This week, I had the pleasure of visiting our Year 6 Enhanced English class as well as their teacher, Mr B.
We had planned a special session to introduce them to the Microsoft Surface, Windows 8 and, in particular, Wordament.
Wordament is a fabulous word game that can be downloaded for free from the Windows 8 App Store. However, we must warn you – it is very addictive! 🙂
It was the last lesson of the day and we had reached an incredible 37 degrees Celsius! As you can imagine, the students were exhausted as they arrived for their English session. Initially, Mr B and I were concerned as to “how much we would get out of them”, given the less than ideal conditions. However, we needn’t have worried!
During the first part of the session, we introduced the Wordament app via the SMART Notebook software. A screenshot of a Wordament grid gave the students the opportunity to get a feel for the app prior to playing the real thing. By using the “Magic Pen” in the SMART Notebook Software, students were able to show how they could make words. The markings of the Magic Pen would then fade, in time for the next student to make a word.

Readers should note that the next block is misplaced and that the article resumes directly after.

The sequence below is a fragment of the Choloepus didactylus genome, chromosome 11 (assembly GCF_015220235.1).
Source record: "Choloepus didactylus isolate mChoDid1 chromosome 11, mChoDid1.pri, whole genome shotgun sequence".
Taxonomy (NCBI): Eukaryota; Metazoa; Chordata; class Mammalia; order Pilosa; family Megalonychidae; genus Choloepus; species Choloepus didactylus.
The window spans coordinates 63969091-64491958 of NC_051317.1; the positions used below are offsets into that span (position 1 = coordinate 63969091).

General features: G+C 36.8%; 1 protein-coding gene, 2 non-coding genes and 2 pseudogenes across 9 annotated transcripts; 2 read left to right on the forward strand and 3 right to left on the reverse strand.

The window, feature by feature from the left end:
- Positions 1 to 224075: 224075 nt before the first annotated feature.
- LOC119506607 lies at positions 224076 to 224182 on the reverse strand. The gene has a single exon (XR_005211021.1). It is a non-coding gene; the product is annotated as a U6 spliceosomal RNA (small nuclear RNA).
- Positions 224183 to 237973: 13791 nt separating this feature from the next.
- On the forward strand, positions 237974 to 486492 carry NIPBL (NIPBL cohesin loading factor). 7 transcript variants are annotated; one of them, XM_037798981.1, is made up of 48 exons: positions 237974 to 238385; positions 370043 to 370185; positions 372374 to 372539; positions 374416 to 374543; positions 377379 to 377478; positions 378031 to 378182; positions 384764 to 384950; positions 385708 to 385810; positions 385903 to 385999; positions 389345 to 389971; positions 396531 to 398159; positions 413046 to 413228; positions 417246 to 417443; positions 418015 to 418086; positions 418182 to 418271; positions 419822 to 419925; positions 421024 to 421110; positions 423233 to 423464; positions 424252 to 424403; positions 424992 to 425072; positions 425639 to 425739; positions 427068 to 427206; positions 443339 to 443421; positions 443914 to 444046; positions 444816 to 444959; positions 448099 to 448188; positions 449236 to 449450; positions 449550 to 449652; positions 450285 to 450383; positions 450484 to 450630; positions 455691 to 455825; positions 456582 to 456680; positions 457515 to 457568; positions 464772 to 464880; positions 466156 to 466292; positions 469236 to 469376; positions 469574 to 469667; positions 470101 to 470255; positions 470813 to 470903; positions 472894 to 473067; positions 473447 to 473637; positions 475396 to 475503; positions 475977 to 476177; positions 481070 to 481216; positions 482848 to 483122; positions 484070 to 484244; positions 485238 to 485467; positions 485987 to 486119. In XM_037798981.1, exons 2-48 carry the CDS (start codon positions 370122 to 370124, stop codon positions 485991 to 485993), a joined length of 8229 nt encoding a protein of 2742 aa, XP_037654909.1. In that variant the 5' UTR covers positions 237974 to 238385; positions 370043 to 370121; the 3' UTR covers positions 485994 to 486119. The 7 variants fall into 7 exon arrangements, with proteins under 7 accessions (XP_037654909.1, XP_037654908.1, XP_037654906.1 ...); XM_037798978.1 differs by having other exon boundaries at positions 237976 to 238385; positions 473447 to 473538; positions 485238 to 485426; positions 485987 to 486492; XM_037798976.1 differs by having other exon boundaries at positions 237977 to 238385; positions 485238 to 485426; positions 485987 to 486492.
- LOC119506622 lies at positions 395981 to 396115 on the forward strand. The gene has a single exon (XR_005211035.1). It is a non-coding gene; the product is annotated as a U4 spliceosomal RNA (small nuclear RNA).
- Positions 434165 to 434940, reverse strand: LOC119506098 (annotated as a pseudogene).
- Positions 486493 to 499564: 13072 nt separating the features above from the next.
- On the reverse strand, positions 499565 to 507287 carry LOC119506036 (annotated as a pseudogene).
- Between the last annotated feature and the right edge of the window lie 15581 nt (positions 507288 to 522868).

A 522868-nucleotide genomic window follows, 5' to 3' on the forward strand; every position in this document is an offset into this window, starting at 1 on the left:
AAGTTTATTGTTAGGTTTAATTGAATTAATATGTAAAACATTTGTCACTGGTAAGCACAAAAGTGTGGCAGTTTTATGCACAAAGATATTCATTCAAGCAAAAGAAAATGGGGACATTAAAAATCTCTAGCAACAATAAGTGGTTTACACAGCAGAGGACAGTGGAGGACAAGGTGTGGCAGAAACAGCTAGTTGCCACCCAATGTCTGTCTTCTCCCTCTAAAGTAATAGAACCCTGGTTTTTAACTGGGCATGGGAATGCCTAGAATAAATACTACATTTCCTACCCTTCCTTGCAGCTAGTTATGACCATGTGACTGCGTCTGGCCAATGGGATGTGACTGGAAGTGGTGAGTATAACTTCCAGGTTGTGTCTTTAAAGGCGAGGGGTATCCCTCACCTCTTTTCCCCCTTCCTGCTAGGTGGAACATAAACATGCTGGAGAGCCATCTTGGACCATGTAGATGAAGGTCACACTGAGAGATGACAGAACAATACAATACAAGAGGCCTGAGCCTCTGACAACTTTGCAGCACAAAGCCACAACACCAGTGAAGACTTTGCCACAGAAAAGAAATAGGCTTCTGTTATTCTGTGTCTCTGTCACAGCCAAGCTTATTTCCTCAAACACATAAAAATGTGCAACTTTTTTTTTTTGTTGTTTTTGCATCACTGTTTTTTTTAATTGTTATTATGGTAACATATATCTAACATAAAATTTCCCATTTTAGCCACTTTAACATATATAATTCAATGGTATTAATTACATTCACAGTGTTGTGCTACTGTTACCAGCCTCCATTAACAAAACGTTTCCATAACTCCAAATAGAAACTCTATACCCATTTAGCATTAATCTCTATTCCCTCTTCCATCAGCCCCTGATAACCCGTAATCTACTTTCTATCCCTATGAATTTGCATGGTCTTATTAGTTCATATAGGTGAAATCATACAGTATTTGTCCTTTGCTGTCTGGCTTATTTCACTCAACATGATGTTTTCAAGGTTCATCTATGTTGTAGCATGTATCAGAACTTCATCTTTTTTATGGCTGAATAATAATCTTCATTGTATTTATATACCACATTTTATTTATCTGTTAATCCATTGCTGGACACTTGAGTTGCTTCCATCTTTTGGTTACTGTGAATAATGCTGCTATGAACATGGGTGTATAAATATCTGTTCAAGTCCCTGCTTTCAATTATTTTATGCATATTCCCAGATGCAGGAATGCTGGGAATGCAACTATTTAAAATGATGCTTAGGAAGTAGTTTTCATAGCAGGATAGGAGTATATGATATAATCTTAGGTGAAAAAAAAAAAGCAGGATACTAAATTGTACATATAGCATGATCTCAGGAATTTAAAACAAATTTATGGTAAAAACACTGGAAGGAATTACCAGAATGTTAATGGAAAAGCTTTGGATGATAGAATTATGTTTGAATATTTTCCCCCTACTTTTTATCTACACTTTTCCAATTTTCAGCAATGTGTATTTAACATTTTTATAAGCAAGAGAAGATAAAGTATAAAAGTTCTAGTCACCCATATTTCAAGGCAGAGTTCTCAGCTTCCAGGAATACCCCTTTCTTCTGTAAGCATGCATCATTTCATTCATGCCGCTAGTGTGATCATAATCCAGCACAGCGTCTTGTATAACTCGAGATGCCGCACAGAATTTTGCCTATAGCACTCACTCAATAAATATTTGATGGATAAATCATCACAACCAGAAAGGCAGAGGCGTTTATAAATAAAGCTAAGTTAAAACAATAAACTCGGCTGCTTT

When introducing the Microsoft Surface to the students they were immediately excited by what they saw. In particular, many of them had seen the television advertisement and were keen to see the “cool keyboard” and “what Windows 8 was really like”. There is no doubt that students take to touch screen devices “like ducks to water”.
The students then had the opportunity to play the game in pairs while the remaining members of the class worked on another pre-set task. It was fabulous to watch on as the students encouraged each other and discussed words they could make. “What about Latte?” “Would Latte be allowed?” Wordament’s “traffic light colours” instant feedback was very valuable for the students. Green when they located a word successfully, yellow if they had already located the word and red for letters selected that did not actually form a word. At the end of the game, students saw a follow-up screen that showed the number of words they had located as well as other “common” and “obscure” words that were not found. I can see that by taking screenshots of the app, a great deal of follow-up work could also be done. “What does tritium mean?” “What does nutria mean?” were the types of responses that could be heard after each game.
After this session, we are certainly looking forward to exploring more opportunities that the Microsoft Surface and Windows 8 can bring to teaching and learning!